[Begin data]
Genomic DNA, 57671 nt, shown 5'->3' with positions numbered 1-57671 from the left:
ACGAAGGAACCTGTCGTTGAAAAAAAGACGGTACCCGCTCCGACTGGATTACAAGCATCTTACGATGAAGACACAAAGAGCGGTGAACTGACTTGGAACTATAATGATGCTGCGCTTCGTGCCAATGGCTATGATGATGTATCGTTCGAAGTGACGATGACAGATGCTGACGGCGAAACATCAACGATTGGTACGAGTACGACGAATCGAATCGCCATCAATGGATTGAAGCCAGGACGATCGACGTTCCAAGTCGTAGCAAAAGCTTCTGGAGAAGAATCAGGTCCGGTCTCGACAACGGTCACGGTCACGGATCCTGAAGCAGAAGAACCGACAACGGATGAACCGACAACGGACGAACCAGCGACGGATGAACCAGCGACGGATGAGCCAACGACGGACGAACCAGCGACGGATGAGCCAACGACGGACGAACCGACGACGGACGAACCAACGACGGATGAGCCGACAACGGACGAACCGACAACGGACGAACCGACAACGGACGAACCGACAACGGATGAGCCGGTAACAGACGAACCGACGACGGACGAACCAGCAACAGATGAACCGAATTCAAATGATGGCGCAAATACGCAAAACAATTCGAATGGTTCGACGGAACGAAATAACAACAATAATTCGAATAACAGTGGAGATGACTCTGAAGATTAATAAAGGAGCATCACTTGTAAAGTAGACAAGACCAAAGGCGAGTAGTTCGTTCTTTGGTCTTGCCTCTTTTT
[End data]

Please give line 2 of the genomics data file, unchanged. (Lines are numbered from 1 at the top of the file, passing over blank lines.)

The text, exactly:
ACGAAGGAACCTGTCGTTGAAAAAAAGACGGTACCCGCTCCGACTGGATTACAAGCATCTTACGATGAAGACACAAAGAGCGGTGAACTGACTTGGAACTATAATGATGCTGCGCTTCGTGCCAATGGCTATGATGATGTATCGTTCGAAGTGACGATGACAGATGCTGACGGCGAAACATCAACGATTGGTACGAGTACGACGAATCGAATCGCCATCAATGGATTGAAGCCAGGACGATCGACGTTCCAAGTCGTAGCAAAAGCTTCTGGAGAAGAATCAGGTCCGGTCTCGACAACGGTCACGGTCACGGATCCTGAAGCAGAAGAACCGACAACGGATGAACCGACAACGGACGAACCAGCGACGGATGAACCAGCGACGGATGAGCCAACGACGGACGAACCAGCGACGGATGAGCCAACGACGGACGAACCGACGACGGACGAACCAACGACGGATGAGCCGACAACGGACGAACCGACAACGGACGAACCGACAACGGACGAACCGACAACGGATGAGCCGGTAACAGACGAACCGACGACGGACGAACCAGCAACAGATGAACCGAATTCAAATGATGGCGCAAATACGCAAAACAATTCGAATGGTTCGACGGAACGAAATAACAACAATAATTCGAATAACAGTGGAGATGACTCTGAAGATTAATAAAGGAGCATCACTTGTAAAGTAGACAAGACCAAAGGCGAGTAGTTCGTTCTTTGGTCTTGCCTCTTTTT